The Snowball Effect: How Small Savings Can Lead to a Secure Future

Every year, families and friends celebrate students who are graduating from college. Parents beam with pride at their children’s accomplishments and exhale in relief now that the tuition bills have finally stopped. It’s a time when college graduates enter the workforce, and their parents, with college out of the way, can focus on saving for retirement.

Albert Einstein purportedly said, “Compound interest is the eighth wonder of the world. He who understands it, earns it … he who doesn’t … pays it.”

Compounding is the process by which the value of an investment increases over time as earnings or interest are reinvested. It’s the snowball effect but with money. Here’s an example:

If you’re lucky enough to have up to $35,000 left over in your child’s 529 college savings plan, you can roll it over into a Roth IRA in your child’s name starting in 2024, provided the 529 account has been open for at least 15 years.1 If that $35,000 is not touched for 50 years, and the market averages a 10% annualized return, which is close to its long-term historical average, guess how much your (adult) child will have?2

A. $1,584,074
B. $2,551,167
C. $4,108,680

The answer is C. Over $4.1 million!

If your recent college grad were to start this at age 25 and invest that same initial amount for only 45 years, they would end up with B, or $2.6 million. That’s great, but not as great as C.

If you invest $35,000 for your retirement, in 40 years you’ll end up with A, or $1.6 million. Also good, but, you know, not C.

Another benefit of compounding is that it can help you pursue financial goals along the way, like making a down payment on a home, even if the entire college fund is depleted. It’s really never too early to start saving—ideally, get in the habit of adding to your portfolio every year, whether through a 401(k) or from annual cash surpluses. As you can see, having enough time for the snowball effect can help make up for not having a lot of money.

In addition to increasing the value of your investments, compounding can also be a valuable force in life. For example, a college degree has an enormous effect on the rest of your life. How much money are we talking about? College graduates, on average, earn 84% more than those with a high-school education. This wage premium adds up to an extra $1.2 million over a lifetime.3

But it’s more than just money. You are also the result of the compounding of your life’s decisions, both good and bad. It’s hard to quantify exactly, but it’s sure there. Life is full of surprises, and many of them come from how your decisions compound over decades.

So, start rolling your snowball, both in life and in investing. Let the compounding commence!


This article was loosely adapted from “Let the Compounding Commence!” By David Booth, Chairman and Founder, Dimensional, May 17, 2023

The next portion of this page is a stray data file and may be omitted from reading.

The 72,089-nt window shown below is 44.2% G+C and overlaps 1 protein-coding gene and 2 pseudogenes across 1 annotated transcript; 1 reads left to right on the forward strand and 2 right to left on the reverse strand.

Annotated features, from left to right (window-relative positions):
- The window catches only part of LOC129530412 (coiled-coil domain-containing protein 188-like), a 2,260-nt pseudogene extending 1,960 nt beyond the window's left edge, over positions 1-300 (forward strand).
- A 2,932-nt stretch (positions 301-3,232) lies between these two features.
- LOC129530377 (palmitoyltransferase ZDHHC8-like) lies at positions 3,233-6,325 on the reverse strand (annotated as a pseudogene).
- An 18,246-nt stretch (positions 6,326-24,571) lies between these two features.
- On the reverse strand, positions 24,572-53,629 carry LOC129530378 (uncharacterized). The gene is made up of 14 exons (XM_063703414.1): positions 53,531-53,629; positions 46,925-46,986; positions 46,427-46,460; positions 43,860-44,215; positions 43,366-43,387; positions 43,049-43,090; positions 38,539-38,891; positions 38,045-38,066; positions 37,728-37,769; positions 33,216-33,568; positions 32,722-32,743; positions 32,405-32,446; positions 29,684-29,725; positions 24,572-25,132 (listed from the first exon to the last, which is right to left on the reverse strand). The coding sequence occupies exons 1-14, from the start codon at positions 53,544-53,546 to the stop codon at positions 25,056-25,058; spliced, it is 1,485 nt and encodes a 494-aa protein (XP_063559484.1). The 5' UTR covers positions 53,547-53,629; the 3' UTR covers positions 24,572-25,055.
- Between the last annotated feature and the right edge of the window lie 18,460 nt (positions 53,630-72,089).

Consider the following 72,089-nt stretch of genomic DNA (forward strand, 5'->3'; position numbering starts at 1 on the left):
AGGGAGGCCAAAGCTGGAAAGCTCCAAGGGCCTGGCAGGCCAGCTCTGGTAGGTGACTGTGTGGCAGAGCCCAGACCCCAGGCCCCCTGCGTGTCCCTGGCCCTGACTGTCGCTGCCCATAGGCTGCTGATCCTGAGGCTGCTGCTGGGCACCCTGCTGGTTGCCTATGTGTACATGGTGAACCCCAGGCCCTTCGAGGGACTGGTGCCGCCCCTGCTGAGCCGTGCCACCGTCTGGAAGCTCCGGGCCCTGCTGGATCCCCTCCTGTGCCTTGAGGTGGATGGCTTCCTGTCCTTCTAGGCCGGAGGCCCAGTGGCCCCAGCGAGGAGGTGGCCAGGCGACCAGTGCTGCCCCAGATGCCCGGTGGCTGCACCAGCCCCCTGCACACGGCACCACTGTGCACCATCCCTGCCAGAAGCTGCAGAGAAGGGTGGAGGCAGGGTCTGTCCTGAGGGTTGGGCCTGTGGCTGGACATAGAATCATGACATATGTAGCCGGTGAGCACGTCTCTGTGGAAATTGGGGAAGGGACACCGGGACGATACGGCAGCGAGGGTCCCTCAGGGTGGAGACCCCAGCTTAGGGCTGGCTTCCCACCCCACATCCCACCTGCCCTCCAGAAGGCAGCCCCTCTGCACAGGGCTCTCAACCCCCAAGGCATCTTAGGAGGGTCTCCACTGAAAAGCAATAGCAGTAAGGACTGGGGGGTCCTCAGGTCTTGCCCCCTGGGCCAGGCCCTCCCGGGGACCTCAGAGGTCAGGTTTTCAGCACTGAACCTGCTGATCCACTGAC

1. Laura Saunders, “Your Child Picked a College! Tee Up Your 529 Plan,” Wall Street Journal, May 5, 2023.
  2. In US dollars. Based on S&P 500 Index annual returns, 1926–2022. S&P data © 2023 S&P Dow Jones Indices LLC, a division of S&P Global. All rights reserved. Indices are not available for direct investment; therefore, their performance does not reflect the expenses associated with the management of an actual portfolio.
  3. “How Does a College Degree Improve Graduates’ Employment and Earnings Potential?” Association of Public and Land-Grant Universities.



The investment approach discussed does not assure a positive return or a positive investment experience. There are numerous ways of approaching investing, only one of which is presented here, which may not be appropriate for every individual.

529 Plans are tax-advantaged savings plans available in the United States that are designed to help pay for education.

The information in this material is intended for the recipient’s background information and use only. It is provided in good faith and without any warranty or representation as to accuracy or completeness. Information and opinions presented in this material have been obtained or derived from sources believed by Dimensional to be reliable, and Dimensional has reasonable grounds to believe that all factual information herein is true as at the date of this material. It does not constitute investment advice, a recommendation, or an offer of any services or products for sale and is not intended to provide a sufficient basis on which to make an investment decision. Before acting on any information in this document, you should consider whether it is appropriate for your particular circumstances and, if appropriate, seek professional advice. It is the responsibility of any persons wishing to make a purchase to inform themselves of and observe all applicable laws and regulations.